Slap: Pressure From Politically-Connected Stem Cell Firm Celltex Leads To Slate Retraction
Editor's Note: This is an updated version of a post originally published on March 1.
When the publishing industry was making double-digit profits every year, the adage about not picking a fight with someone who buys ink by the barrel held true.
That may be changing.
Today, Slate retracted a critical commentary by Dr. Carl Elliott about the ethical controversy surrounding Celltex Therapeutics, a company marketing unlicensed stem cell injections, and the American Journal of Bioethics (AJOB). Celltex CEO David Eller had sent Slate a retraction demand.
Celltex recently hired the editor of AJOB, Glenn McGee, and other bioethicists have charged that McGee has been running the journal while working for Celltex. Following the criticism, McGee announced today that he has quit Celltex.
The company works in a medical and ethical gray area, harvesting adult stem cells from fat and injecting them into other parts of the body without solid evidence that the procedures work. Bioethicist Leigh Turner at the University of Minnesota has suggested that the company's work looks exactly like something that would prompt action by the U.S. Food & Drug Administration. And on Wednesday, David Cyranoski at Nature wrote that "there is evidence that the company is involved in the clinical use of the cells on U.S. soil, which the FDA has viewed as illegal in other cases." Celltex’s CEO, David Eller, is very politically connected. He is a major donor to Texas Gov. Rick Perry, and Perry is Celltex's most famous patient.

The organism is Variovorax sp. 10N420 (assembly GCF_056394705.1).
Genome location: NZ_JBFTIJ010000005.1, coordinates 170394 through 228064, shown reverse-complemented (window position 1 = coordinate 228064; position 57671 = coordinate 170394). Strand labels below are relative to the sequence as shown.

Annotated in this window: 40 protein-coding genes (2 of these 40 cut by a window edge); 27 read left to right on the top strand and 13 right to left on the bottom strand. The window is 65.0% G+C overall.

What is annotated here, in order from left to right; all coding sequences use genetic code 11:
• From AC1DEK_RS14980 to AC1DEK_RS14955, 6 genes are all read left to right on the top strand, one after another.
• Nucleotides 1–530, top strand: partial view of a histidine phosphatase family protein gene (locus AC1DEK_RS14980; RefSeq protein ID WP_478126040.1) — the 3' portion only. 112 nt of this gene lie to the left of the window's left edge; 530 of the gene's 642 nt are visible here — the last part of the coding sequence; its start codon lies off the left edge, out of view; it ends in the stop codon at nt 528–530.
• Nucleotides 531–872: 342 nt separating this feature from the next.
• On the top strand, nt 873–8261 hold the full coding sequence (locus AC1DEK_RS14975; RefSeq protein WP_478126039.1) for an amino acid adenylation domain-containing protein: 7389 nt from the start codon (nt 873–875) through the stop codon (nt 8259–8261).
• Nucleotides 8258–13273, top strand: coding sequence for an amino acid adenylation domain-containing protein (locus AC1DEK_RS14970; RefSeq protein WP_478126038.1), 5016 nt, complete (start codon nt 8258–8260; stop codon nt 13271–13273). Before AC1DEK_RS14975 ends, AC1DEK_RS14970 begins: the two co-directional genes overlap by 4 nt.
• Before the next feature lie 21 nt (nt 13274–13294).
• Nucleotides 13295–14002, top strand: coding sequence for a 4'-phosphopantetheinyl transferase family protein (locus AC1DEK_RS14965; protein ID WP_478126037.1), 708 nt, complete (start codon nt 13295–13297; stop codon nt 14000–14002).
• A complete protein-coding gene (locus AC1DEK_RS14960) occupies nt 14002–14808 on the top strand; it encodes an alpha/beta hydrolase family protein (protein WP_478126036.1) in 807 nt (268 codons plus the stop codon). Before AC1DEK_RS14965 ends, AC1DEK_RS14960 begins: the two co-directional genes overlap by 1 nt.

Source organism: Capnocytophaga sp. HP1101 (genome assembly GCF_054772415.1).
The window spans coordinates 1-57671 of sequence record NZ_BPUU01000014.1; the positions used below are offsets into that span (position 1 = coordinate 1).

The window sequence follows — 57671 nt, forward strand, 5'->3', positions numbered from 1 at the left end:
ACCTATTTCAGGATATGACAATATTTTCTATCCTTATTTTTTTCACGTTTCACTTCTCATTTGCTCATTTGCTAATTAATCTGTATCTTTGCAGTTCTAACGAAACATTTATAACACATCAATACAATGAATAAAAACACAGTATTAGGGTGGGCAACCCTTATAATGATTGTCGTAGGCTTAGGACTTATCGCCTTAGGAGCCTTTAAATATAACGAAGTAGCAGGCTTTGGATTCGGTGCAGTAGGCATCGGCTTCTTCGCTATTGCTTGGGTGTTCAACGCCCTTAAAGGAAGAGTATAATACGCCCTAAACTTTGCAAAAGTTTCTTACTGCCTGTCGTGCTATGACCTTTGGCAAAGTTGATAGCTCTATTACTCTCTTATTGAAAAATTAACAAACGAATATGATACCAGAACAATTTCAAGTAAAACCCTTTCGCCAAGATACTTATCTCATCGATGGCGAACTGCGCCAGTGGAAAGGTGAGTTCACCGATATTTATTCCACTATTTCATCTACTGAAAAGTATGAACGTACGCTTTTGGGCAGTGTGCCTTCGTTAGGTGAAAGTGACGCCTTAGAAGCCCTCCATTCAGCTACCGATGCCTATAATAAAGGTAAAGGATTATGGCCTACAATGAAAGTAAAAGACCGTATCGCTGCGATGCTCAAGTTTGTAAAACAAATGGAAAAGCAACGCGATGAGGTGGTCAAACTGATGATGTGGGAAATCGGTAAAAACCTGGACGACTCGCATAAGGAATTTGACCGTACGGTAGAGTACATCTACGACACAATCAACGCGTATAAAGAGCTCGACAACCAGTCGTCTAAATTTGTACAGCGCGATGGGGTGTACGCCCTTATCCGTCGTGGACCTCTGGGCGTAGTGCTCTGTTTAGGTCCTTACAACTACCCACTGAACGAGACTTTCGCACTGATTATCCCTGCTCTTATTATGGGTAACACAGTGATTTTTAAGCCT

Subsequent to the original publication of this post, the FDA issued a scathing inspection report that found major deficiencies in the company’s manufacturing processes. The April 2012 inspection report was released in June after a Freedom of Information Request from the Houston Chronicle and Turner.
The FDA found that Celltex Therapeutics “cannot guarantee the sterility, uniformity and integrity of stem cells it takes from people and then stores and grows for eventual therapeutic reinjection, said the Chronicle, quoting from a section of the FDA report that finds that “the company cannot verify the cells are alive."
Given everything that has been written about McGee, AJOB and Celltex, the move by Slate to retract the article is frightening for writers everywhere. A retraction demand is the first step in a libel suit, and it gives media outlets a choice. They often will print a clarification to fix any minor errors of fact in the piece, especially if those errors occurred through no fault of the reporter or outlet. They also will print corrections, which usually place the blame squarely on the outlet but are far short of an apology. Or they will print a retraction and an apology, which is what Slate has done. In doing so, it has effectively inoculated itself against a libel suit. But it also has created an incredibly bad precedent.
It's worth noting that McGee is, by any definition, a public figure and would have to prove actual malice to win a libel suit, a very high bar that is rarely achieved.